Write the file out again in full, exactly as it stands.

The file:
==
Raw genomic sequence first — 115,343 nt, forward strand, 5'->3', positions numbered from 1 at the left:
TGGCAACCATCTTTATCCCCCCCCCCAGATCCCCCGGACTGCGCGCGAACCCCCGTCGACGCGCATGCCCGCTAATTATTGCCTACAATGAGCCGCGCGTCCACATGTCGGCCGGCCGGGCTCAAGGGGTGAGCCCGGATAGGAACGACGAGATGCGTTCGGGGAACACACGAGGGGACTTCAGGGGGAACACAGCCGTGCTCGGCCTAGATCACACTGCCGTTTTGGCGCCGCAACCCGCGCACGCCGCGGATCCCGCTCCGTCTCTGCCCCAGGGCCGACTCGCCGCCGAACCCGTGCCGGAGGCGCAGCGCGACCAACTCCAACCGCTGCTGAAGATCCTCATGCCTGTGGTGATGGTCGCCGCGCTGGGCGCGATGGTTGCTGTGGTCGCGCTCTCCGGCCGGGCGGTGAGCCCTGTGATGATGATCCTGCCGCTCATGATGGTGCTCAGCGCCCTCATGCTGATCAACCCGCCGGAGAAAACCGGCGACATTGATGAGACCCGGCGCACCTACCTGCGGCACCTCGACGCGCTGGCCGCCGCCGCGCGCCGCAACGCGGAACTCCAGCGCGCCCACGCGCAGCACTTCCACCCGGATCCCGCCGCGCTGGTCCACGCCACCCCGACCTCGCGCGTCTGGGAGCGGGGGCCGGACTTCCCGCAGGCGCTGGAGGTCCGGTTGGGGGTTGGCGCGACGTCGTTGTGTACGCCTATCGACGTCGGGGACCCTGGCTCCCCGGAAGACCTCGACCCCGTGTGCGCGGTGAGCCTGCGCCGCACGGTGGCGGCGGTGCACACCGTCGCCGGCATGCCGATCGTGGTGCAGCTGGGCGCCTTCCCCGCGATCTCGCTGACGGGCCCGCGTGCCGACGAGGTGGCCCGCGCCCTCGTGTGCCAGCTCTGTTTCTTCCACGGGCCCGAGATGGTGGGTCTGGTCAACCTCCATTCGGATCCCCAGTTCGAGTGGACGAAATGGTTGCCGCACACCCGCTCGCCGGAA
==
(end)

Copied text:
Raw genomic sequence first — 115,343 nt, forward strand, 5'->3', positions numbered from 1 at the left:
TGGCAACCATCTTTATCCCCCCCCCCAGATCCCCCGGACTGCGCGCGAACCCCCGTCGACGCGCATGCCCGCTAATTATTGCCTACAATGAGCCGCGCGTCCACATGTCGGCCGGCCGGGCTCAAGGGGTGAGCCCGGATAGGAACGACGAGATGCGTTCGGGGAACACACGAGGGGACTTCAGGGGGAACACAGCCGTGCTCGGCCTAGATCACACTGCCGTTTTGGCGCCGCAACCCGCGCACGCCGCGGATCCCGCTCCGTCTCTGCCCCAGGGCCGACTCGCCGCCGAACCCGTGCCGGAGGCGCAGCGCGACCAACTCCAACCGCTGCTGAAGATCCTCATGCCTGTGGTGATGGTCGCCGCGCTGGGCGCGATGGTTGCTGTGGTCGCGCTCTCCGGCCGGGCGGTGAGCCCTGTGATGATGATCCTGCCGCTCATGATGGTGCTCAGCGCCCTCATGCTGATCAACCCGCCGGAGAAAACCGGCGACATTGATGAGACCCGGCGCACCTACCTGCGGCACCTCGACGCGCTGGCCGCCGCCGCGCGCCGCAACGCGGAACTCCAGCGCGCCCACGCGCAGCACTTCCACCCGGATCCCGCCGCGCTGGTCCACGCCACCCCGACCTCGCGCGTCTGGGAGCGGGGGCCGGACTTCCCGCAGGCGCTGGAGGTCCGGTTGGGGGTTGGCGCGACGTCGTTGTGTACGCCTATCGACGTCGGGGACCCTGGCTCCCCGGAAGACCTCGACCCCGTGTGCGCGGTGAGCCTGCGCCGCACGGTGGCGGCGGTGCACACCGTCGCCGGCATGCCGATCGTGGTGCAGCTGGGCGCCTTCCCCGCGATCTCGCTGACGGGCCCGCGTGCCGACGAGGTGGCCCGCGCCCTCGTGTGCCAGCTCTGTTTCTTCCACGGGCCCGAGATGGTGGGTCTGGTCAACCTCCATTCGGATCCCCAGTTCGAGTGGACGAAATGGTTGCCGCACACCCGCTCGCCGGAA